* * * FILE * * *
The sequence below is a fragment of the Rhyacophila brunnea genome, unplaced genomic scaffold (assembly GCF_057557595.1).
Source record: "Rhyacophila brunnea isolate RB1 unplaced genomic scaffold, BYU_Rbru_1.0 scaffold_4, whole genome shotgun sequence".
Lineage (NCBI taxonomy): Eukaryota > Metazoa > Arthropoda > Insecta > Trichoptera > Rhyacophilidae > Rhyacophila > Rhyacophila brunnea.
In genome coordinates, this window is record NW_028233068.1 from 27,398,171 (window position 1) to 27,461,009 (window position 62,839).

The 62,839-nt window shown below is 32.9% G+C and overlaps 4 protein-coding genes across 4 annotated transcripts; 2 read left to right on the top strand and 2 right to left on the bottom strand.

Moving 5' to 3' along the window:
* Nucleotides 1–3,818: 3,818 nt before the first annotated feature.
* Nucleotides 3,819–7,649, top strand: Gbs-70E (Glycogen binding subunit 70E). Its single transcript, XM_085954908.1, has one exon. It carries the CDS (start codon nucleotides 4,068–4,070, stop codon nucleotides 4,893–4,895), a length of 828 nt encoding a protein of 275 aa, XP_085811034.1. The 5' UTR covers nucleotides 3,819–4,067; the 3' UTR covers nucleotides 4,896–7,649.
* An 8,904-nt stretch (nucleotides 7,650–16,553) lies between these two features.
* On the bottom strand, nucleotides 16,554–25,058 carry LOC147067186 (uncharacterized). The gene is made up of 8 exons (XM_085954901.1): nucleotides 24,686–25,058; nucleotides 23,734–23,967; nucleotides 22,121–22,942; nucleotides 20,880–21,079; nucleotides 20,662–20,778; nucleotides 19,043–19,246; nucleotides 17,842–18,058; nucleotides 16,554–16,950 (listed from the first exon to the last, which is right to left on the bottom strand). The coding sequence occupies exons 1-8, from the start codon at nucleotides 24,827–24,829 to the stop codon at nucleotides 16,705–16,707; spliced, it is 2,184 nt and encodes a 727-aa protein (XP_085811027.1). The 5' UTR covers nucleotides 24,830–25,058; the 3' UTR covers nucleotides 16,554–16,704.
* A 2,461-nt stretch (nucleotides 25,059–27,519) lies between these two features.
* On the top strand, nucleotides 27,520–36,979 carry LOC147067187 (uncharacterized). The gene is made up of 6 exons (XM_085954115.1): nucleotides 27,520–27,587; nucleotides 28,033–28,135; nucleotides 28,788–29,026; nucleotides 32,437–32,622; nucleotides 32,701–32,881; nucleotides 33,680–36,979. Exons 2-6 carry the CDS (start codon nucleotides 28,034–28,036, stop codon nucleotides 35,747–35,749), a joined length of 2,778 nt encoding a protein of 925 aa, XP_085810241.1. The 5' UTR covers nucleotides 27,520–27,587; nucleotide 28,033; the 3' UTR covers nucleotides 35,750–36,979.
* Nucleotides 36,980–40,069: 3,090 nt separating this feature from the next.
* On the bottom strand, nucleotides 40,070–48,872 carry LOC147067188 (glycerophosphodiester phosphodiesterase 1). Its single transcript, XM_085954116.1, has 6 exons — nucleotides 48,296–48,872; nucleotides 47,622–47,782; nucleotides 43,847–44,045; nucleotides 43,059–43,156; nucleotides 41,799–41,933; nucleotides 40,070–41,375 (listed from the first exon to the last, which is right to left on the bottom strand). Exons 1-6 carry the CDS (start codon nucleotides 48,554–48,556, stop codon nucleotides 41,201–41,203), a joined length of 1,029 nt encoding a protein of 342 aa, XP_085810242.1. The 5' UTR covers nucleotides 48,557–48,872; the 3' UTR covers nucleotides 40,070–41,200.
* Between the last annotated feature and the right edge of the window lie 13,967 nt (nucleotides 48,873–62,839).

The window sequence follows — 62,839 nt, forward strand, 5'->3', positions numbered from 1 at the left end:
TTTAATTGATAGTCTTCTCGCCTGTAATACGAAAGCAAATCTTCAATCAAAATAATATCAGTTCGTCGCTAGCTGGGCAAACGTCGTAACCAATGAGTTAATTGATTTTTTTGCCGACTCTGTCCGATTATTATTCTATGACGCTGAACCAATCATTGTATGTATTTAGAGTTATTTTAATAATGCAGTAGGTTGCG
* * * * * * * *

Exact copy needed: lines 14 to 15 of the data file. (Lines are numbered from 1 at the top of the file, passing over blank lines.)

* On the bottom strand, nucleotides 40,070–48,872 carry LOC147067188 (glycerophosphodiester phosphodiesterase 1). Its single transcript, XM_085954116.1, has 6 exons — nucleotides 48,296–48,872; nucleotides 47,622–47,782; nucleotides 43,847–44,045; nucleotides 43,059–43,156; nucleotides 41,799–41,933; nucleotides 40,070–41,375 (listed from the first exon to the last, which is right to left on the bottom strand). Exons 1-6 carry the CDS (start codon nucleotides 48,554–48,556, stop codon nucleotides 41,201–41,203), a joined length of 1,029 nt encoding a protein of 342 aa, XP_085810242.1. The 5' UTR covers nucleotides 48,557–48,872; the 3' UTR covers nucleotides 40,070–41,200.
* Between the last annotated feature and the right edge of the window lie 13,967 nt (nucleotides 48,873–62,839).